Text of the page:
A dithiocarbamate is a functional group in organic chemistry. It is the analog of a carbamate in which both oxygen atoms are replaced by sulfur atoms. Sodium diethyldithiocarbamate is a common example. Dithiocarbamates and their derivatives are widely used in the vulcanization of rubber.
Formation and reactions
- R2NH + CS2 + NaOH → R2NCS2-Na+ + H2O
Ammonia reacts with CS2 similarly:
- 2 NH3 + CS2 → H2NCS2-NH4+
Dithiocarbamate salts are pale colored solid that are soluble in water and polar organic solvents.
Dithiocarbamates specifically ethylene bisdithiocarbamates, EBDCs, in the form of complexes with manganese (maneb), zinc (zineb) or a combination of manganese and zinc (mancozeb), have been used extensively as fungicides in agriculture from the 1940s.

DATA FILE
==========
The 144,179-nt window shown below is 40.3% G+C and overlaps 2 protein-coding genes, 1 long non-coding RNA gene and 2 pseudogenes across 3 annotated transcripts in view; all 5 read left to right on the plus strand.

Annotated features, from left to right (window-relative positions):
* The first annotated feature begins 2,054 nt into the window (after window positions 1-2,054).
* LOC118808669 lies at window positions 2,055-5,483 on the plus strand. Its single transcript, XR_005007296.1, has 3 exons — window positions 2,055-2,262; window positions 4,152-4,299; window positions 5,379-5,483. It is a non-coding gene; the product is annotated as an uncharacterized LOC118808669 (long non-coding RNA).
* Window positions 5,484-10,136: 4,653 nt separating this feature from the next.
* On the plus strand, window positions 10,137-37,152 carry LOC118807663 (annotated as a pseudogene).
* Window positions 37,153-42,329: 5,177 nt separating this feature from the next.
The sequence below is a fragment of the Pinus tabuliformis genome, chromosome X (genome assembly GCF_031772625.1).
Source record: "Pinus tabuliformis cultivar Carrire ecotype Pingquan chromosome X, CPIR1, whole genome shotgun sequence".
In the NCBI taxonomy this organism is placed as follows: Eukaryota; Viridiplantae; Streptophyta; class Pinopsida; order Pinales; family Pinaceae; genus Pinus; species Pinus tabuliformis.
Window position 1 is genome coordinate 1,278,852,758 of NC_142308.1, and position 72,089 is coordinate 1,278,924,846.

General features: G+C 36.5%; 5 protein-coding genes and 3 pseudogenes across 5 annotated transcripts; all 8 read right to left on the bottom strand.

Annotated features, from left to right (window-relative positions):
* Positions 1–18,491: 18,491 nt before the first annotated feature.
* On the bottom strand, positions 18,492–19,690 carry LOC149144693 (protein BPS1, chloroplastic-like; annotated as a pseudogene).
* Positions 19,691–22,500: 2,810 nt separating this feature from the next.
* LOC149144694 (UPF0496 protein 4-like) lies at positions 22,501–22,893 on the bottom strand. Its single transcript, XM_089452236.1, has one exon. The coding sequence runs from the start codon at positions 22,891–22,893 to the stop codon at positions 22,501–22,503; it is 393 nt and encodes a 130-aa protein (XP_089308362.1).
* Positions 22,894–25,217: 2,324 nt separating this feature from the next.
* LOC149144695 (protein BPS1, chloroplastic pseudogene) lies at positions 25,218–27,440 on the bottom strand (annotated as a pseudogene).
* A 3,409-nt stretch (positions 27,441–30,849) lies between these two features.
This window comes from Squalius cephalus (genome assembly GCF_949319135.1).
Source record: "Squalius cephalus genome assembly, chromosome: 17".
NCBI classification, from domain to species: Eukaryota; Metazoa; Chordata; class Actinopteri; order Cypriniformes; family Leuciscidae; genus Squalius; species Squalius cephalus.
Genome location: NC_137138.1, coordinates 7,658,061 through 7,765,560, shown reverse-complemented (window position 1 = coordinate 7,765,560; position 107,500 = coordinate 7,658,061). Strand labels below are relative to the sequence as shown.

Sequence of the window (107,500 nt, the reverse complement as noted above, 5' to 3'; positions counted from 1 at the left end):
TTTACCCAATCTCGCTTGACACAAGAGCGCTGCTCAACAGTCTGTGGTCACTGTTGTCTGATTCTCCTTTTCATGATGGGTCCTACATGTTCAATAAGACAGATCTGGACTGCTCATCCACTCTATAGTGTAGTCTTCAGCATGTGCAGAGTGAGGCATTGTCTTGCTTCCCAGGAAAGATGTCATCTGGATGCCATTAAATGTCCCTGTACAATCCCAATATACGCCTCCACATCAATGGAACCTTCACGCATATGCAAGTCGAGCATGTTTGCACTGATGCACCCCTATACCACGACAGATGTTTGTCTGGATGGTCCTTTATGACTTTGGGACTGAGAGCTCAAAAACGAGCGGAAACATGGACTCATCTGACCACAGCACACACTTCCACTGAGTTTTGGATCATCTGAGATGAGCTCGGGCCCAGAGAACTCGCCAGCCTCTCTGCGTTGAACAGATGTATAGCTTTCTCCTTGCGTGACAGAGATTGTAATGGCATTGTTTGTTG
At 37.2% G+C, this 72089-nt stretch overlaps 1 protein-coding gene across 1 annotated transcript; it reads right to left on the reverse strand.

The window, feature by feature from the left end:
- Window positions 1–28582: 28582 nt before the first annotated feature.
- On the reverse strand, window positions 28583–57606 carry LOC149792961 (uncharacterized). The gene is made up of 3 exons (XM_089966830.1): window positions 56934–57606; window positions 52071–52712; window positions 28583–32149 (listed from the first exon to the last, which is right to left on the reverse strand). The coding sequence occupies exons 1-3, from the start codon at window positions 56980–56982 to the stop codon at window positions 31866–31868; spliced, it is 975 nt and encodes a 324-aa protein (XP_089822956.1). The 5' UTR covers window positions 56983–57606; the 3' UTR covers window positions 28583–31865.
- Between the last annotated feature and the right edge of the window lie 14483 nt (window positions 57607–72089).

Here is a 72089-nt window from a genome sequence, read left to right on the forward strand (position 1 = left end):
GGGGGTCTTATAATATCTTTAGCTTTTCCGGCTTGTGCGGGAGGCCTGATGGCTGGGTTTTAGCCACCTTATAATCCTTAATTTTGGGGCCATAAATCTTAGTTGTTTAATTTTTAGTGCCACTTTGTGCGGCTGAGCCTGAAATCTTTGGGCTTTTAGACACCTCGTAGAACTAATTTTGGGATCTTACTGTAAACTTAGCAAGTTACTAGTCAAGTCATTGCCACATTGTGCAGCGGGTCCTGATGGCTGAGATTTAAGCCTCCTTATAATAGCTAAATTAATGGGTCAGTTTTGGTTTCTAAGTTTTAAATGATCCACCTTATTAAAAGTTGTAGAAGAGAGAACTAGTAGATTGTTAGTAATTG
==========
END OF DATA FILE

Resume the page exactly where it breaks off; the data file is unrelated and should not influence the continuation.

- Hans-Wilhelm Engels et al., "Rubber, 4. Chemicals and Additives" in Ullmann's Encyclopedia of Industrial Chemistry, 2007, Wiley-VCH, Weinheim. doi:10.1002/14356007.a23_365.pub2
- Greenwood, Norman N.; Earnshaw, Alan (1997). Chemistry of the Elements (2nd ed.). Butterworth-Heinemann. ISBN 0080379419.
- Gullino, Maria Lodovica, et al. "Mancozeb: past, present, and future." Plant Disease 94.9 (2010): 1076-1087.
|This organic chemistry article is a stub. You can help Wikipedia by expanding it.|